“There is no political interest to sort the situation”

In August Latvia will celebrate the 20th anniversary since it regained its independence. In October, it will be twenty years since the citizenship law was updated  by the newly elected government.

Back then, more than 700,000 people acquired a new status; non-citizens of Latvia. Nowadays, 14.6% of the Baltic country’s population (325,000) still holds a non-citizen passport.

Nils Muiznieks, director of the Advanced Social and Political Research Institute of the University of Latvia and
former Minister for Social Integration, does not hesitate to say that the current situation is “a contradictory picture.

“In the early 90s when the international community got involved here, Bosnia was the reference. Everyone was afraid of violence and mass expulsions. It did not happen and that was a success.

“But the law on citizenship was a controversial issue that almost prevented Latvia joining the Council for Europe, was monitored by international bodies and was highly contested by Russia.”

Due to the international pressure, the Latvian government acted. Lots have been done ever since and some important steps were taken in the previous years to join the EU.

Some 133,000 people have naturalised during this time, but a large number of non-citizens have not “overcome this psychological barrier” and seemed to have got accustomed to their status.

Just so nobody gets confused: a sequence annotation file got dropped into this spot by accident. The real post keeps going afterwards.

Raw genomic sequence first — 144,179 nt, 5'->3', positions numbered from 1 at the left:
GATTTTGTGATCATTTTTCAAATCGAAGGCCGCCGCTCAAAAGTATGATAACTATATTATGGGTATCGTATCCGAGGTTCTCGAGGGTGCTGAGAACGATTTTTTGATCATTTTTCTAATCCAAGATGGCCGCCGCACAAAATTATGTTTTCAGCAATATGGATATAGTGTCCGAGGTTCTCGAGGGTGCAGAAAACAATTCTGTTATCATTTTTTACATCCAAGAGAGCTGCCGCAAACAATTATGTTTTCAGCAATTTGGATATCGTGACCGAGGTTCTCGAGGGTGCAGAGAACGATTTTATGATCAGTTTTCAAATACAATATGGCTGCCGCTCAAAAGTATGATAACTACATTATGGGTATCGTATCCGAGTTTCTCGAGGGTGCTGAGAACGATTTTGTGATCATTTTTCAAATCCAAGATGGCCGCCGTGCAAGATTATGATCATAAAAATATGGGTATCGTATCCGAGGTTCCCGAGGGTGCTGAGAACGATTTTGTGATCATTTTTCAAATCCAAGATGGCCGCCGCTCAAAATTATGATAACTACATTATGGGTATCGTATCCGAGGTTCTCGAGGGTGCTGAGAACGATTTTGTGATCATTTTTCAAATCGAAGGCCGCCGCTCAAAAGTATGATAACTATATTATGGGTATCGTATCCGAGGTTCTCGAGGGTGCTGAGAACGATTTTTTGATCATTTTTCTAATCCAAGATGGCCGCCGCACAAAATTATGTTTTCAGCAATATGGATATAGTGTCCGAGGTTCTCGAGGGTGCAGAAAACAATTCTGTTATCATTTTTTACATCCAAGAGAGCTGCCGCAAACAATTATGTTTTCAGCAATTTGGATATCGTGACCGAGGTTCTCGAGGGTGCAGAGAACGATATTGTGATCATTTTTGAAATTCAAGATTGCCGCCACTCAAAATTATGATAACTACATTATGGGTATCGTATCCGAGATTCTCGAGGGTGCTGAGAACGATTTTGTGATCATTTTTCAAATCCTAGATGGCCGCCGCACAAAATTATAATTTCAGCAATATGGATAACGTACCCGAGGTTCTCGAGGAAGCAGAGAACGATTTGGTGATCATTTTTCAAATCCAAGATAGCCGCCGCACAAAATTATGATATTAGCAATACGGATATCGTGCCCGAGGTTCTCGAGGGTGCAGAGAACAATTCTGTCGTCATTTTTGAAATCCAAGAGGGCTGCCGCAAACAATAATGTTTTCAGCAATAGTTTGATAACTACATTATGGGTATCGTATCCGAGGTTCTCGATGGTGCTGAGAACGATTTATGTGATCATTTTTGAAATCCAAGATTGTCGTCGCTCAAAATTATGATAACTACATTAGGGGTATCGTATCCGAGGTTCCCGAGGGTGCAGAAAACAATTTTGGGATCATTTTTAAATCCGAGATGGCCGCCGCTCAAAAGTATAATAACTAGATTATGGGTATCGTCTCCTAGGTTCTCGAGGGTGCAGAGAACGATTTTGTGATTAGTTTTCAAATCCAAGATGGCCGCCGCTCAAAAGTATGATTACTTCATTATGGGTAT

Nils added; “I think non-citizenship in Latvia is still an issue and it will be soon prove by some political parties. However, once we joined the clubs – EU and NATO – international pressure to sort the problem disappeared and therefore there is no political interest within the country.”

More about Nils Muižnieks and the interview in the final documentary!! Don’t miss it out!

Current Law on Citizenship

Advertisements

1 Comment

Filed under Citizenship, History, Project, Social Integration

One response to ““There is no political interest to sort the situation”

  1. Pingback: The Naturalisation procedure | Social Integration in Latvia

Leave a Reply

Fill in your details below or click an icon to log in:

WordPress.com Logo

You are commenting using your WordPress.com account. Log Out / Change )

Twitter picture

You are commenting using your Twitter account. Log Out / Change )

Facebook photo

You are commenting using your Facebook account. Log Out / Change )

Google+ photo

You are commenting using your Google+ account. Log Out / Change )

Connecting to %s